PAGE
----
Under volume 57, the McGill Law Journal became the first Canadian legal journal to launch a significant podcast series. The goal was to increase the Journal’s online presence by providing a forum in which to discuss important legal questions, while connecting with our audience in a deeper way. Please email email@example.com if you have any questions or suggestions regarding our Podcast series.
Smart Cities: Who Owns the Data? Posted on Wed, 08 May 2019 13:12:14 +0000
The city of Toronto is currently working with a private company to develop a “smart city”—a neighbourhood that incorporates the collection of big data into its urban design. Since its inception, the project has inspired debate about how data generated by the public/private partnerships ought to be used. In this podcast, we consider the implications of some of these questions, and ask who should own the data and intellectual property generated from projects that rely on both public and private investment. We will hear from Teresa Scassa, Canada Research Chair in information, law and policy at the University of Ottawa, and Natalie Raffoul, an IP lawyer called to the bar in Ontario with a practice that focuses on procurement, licensing, and other IP issues. This podcast is produced by Andrea Salguero and Adam Casey, editors for volume 64 of the McGill Law Journal.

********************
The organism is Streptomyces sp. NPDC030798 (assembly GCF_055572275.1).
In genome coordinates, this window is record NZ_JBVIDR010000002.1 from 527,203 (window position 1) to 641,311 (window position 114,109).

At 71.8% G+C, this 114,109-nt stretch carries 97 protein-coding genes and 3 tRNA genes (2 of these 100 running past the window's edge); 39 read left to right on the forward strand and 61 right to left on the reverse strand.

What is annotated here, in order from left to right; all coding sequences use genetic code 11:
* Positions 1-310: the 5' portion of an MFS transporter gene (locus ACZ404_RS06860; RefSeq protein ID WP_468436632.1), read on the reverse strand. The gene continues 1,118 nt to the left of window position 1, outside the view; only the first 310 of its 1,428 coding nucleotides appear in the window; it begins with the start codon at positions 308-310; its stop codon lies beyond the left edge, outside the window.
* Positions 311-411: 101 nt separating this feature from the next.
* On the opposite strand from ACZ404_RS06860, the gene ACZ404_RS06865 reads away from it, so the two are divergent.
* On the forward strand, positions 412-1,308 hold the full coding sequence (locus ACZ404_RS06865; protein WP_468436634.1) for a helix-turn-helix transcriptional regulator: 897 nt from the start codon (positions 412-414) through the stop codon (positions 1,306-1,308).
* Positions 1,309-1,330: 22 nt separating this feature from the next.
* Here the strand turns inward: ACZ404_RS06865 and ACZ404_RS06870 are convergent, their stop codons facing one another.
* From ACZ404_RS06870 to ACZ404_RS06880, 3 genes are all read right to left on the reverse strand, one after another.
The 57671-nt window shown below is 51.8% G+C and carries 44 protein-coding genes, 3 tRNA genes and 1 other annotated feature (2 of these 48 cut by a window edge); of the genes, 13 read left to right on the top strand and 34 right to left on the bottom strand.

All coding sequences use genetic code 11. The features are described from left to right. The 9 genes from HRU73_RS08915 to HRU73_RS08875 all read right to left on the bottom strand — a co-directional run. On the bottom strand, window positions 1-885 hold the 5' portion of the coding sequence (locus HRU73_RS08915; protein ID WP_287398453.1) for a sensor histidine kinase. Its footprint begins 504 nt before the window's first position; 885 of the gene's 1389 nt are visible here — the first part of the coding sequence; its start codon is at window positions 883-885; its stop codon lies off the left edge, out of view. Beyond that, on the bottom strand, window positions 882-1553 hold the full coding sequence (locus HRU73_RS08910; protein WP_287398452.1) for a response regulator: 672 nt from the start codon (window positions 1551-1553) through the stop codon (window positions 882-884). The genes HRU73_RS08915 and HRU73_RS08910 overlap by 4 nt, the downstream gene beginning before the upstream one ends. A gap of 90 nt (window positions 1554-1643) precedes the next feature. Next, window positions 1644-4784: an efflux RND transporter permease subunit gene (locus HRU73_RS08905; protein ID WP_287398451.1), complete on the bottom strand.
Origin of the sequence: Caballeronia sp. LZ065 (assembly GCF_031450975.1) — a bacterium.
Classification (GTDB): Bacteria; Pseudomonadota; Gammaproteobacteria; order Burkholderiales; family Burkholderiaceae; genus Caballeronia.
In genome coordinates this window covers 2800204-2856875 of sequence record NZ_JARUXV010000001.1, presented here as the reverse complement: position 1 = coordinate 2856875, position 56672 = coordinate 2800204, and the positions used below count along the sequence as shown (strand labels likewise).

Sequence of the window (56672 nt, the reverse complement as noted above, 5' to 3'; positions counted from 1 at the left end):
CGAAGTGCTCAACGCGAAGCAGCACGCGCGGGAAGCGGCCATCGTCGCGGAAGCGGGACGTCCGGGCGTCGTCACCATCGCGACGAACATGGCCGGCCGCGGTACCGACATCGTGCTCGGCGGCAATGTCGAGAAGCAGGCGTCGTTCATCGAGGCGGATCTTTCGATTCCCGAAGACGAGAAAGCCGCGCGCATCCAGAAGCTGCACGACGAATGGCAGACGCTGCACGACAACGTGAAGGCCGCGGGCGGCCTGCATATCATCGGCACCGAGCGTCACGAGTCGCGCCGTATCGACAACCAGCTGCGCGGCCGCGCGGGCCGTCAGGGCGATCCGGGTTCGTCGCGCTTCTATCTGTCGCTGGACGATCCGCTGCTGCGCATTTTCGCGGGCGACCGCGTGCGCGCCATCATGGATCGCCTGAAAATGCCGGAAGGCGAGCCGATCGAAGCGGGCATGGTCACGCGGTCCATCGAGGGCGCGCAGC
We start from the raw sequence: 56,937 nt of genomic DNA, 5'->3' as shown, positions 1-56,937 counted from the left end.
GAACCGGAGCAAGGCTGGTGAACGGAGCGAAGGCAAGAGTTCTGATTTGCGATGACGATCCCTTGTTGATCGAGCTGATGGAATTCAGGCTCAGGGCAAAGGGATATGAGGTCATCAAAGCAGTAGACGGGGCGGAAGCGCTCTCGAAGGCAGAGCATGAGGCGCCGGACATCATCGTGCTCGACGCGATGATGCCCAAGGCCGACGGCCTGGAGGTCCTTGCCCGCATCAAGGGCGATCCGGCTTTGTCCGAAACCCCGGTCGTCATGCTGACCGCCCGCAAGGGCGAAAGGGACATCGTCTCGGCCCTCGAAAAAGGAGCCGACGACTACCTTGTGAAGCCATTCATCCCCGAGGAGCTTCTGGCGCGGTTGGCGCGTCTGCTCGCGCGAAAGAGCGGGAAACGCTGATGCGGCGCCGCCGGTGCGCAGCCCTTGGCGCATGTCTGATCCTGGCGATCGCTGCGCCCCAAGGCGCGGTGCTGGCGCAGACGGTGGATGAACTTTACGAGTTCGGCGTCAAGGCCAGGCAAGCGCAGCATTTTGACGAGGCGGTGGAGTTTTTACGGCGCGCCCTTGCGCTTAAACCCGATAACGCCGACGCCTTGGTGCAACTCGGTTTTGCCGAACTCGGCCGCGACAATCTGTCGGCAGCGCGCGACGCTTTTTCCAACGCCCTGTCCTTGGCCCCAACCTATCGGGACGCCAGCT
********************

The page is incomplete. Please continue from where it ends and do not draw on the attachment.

Causing a Comeau-tion, Part Two Posted on Tue, 25 Sep 2018 00:35:53 +0000
Part one of Causing a Comeau-tion explored an attempt to break down interprovincial trade barriers in Canada through the use of litigation. In part two, we consider the consequences of the case. The Supreme Court ruled that the existing barriers to the sale of alcohol across provincial borders do not violate the constitution. While the case might initially appear to be a straightforward defeat for the litigants, the case could lead to other types of victories that prove it to be an example of successful legal mobilization. We get back in touch with Howard Anglin and Professor Christopher Manfredi, who share their thoughts on the decision and what its ultimate outcomes could be. This podcast is by Adam Casey, Podcast Editor for volume 64 of the McGill Law Journal.
Causing a Comeau-tion, Part One Posted on Mon, 17 Sep 2018 00:10:01 +0000